What do we want to say to God? Will our new musical prayer settings be limited to just adolescent love songs to God and sentiments of ‘wow, you’re great!’? Musical settings can give an emotional ‘hit’, like a drug, but leave us quickly waiting for the next high (just like in a pop concert), without leading us to greater insight, or a shift of consciousness? As we mature spiritually, or perhaps, in order that we don’t arrest the development of our relationship with God, we may need music that will express our deepening selves.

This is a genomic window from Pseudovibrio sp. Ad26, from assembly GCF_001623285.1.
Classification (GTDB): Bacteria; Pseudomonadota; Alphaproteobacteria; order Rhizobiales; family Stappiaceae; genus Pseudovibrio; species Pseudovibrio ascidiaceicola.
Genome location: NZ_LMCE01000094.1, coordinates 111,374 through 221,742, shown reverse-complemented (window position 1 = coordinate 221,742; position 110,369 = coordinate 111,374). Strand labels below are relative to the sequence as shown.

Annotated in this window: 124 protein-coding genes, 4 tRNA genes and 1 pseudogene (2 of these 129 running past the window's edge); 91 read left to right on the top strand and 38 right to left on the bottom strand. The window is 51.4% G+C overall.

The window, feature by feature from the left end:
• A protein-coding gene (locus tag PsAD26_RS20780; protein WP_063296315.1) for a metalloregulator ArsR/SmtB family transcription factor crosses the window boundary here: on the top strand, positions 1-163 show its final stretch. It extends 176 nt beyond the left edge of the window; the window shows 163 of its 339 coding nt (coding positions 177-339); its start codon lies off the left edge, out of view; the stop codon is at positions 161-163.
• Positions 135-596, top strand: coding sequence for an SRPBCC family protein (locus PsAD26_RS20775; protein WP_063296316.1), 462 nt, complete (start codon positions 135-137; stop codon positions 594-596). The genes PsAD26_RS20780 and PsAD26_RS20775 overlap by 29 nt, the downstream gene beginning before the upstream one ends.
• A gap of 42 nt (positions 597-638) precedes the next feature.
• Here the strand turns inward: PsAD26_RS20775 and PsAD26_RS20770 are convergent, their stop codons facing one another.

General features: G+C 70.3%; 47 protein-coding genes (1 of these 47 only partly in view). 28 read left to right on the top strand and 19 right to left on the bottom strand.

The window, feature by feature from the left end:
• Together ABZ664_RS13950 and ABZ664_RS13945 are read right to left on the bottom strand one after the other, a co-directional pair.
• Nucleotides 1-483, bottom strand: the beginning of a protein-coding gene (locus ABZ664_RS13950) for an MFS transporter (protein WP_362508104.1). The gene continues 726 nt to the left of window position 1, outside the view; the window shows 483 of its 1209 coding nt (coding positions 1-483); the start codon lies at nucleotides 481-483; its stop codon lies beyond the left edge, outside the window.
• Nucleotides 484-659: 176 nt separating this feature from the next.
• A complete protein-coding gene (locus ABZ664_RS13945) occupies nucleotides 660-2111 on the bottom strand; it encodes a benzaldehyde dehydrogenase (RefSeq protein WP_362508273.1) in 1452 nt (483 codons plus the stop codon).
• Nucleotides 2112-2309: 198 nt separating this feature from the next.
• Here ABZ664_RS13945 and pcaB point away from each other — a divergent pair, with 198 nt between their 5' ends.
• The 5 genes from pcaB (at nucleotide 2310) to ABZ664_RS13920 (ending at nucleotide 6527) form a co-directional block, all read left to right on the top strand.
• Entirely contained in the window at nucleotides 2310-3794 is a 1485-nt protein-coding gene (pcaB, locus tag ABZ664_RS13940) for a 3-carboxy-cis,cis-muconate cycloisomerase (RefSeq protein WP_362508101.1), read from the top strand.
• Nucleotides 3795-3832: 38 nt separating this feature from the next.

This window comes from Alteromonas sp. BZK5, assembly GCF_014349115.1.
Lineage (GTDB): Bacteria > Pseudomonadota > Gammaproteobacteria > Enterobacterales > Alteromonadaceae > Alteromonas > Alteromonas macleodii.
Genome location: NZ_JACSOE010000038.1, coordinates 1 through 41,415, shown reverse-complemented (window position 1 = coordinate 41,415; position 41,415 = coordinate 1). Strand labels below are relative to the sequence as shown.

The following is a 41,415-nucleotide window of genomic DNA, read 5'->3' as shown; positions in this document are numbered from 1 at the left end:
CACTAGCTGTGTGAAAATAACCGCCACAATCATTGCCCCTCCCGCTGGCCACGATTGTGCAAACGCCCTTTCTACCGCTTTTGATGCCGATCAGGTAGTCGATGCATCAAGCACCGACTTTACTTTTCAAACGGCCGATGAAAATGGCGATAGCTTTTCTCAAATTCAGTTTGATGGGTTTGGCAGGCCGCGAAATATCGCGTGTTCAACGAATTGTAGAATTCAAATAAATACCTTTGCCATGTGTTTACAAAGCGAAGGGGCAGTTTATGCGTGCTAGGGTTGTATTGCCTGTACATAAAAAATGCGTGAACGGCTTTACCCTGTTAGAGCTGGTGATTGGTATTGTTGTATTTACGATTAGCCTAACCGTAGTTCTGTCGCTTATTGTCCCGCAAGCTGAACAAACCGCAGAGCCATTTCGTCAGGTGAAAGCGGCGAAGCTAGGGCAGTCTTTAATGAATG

Our music will need sophistication, nuance, subtlety, layers. We need to be stretched, and not get used to being spoon-fed and instantly gratified, led down unhelpful paths, or anesthetised. It would be a terrible shame if we never discovered that we could do more. We must care about what we are saying, the content and implications of our words. And we must care about our tone of voice, how we say things. In worship, our tone of voice is evident in what music we put to those words. As Isaacson put it: “To do less is to be less.” (Isaacson, 2007, p.242)